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Jill Atwood, FM 100A Utah woman is using her experience to help others. Debbie Perry believes attitude is everything when in comes to healing your body.
There was a time when Jennifer Dickson couldn't have raised her arms high enough to help her daughter across the monkey bars. "It got so bad that I couldn't pick her up. I just basically had a really hard time moving at all," she said.
Jennifer was diagnosed with rheumatoid arthritis, and her outlook on life was pretty bleak until she crossed paths with an old friend. Debbie Perry is a sports nutritionist who believes in mind over body when it comes to healing.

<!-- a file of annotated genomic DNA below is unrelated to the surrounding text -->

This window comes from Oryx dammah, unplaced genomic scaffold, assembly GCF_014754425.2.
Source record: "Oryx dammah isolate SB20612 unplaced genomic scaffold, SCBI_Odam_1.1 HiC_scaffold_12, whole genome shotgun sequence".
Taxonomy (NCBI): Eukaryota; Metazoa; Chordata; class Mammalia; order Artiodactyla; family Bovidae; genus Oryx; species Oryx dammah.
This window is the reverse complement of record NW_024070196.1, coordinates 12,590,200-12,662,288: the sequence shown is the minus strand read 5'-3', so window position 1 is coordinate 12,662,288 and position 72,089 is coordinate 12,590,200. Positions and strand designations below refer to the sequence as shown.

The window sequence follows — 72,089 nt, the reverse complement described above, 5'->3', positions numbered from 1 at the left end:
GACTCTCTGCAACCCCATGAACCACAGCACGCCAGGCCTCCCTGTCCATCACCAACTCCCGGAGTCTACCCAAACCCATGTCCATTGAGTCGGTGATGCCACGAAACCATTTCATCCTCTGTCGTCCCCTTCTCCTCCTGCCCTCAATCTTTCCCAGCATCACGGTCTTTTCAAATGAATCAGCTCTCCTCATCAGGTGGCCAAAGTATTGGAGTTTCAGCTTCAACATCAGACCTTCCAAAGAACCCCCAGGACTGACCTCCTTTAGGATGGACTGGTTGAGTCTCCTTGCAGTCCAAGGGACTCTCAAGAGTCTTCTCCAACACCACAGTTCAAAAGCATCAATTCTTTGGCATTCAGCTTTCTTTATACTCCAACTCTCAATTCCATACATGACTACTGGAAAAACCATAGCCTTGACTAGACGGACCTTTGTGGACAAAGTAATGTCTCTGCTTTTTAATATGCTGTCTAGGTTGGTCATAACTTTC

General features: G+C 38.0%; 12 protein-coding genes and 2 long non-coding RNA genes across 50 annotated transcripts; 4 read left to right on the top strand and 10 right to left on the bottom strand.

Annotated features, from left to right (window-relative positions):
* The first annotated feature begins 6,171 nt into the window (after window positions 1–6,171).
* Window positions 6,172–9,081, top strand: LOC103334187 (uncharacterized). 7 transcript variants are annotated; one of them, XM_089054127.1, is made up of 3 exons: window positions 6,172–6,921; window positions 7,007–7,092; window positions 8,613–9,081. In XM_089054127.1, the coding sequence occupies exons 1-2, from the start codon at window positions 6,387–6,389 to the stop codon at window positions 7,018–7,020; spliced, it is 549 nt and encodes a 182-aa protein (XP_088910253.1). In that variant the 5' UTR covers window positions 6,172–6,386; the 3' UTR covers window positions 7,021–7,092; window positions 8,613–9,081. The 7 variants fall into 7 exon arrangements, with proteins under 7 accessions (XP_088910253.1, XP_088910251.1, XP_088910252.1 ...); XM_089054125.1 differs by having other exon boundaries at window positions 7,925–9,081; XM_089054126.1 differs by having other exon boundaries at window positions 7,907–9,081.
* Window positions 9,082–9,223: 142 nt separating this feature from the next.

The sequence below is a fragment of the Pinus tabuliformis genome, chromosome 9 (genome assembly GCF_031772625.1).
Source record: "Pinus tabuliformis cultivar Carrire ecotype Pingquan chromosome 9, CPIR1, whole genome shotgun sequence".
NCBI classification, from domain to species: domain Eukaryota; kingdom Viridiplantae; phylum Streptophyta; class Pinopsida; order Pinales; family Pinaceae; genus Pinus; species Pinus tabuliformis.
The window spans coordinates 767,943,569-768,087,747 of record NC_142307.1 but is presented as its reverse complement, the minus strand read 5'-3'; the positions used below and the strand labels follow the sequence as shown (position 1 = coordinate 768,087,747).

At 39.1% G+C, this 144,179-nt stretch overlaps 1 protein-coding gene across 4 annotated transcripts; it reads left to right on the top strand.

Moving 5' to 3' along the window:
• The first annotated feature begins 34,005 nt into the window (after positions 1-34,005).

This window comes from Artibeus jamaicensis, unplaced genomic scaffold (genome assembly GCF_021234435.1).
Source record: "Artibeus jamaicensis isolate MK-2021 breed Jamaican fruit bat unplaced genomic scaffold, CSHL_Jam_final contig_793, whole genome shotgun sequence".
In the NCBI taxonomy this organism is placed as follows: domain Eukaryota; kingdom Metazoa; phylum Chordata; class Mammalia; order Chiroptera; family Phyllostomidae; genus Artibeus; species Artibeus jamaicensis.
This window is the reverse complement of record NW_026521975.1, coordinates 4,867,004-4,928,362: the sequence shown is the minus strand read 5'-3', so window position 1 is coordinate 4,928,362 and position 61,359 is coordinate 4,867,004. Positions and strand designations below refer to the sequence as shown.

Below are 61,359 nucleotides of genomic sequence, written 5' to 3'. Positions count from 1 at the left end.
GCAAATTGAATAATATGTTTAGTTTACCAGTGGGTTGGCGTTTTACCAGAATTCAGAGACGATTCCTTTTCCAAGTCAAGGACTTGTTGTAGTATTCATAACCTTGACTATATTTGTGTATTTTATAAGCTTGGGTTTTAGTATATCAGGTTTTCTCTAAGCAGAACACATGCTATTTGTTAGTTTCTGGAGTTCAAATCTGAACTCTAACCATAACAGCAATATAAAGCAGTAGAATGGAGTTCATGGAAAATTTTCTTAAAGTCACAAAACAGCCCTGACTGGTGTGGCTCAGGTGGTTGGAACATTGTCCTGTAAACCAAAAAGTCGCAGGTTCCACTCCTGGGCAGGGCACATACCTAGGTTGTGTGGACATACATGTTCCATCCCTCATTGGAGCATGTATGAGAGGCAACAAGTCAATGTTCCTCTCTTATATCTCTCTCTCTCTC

"I'm going to deal with the truth, and that's part of that whole process of recognizing it. And only when you see what you are and where you are do you know how far you have to go and what you need to do."
Debbie herself hit rock bottom years ago after a car accident. A severe back injury left her barely walking, let alone running. That's when she made that conscious decision: "I'm not going to be crippled."
"It's definitely a change in you mental state, in your focus. 'Okay, I will do whatever it takes, I will be patient, I will listen to my body,' allowing yourself to feel those things rather than cover them up and push them down," Debbie says.
Today, through diet and exercise, Debby is 100 percent again; in fact, she's a triathlete. She's also now licensed in sports nutrition and strength training and helps people like Jennifer all the time. Jen is now less focused on her problem and more focused on the solution, and she feels great.
Jennifer said, "I had a goal that I was going to be be better someday, and you invision that and then you work towards that."
Jennifer's doctor has since reversed her diagnosis; she no longer has rhuematoid arthritis.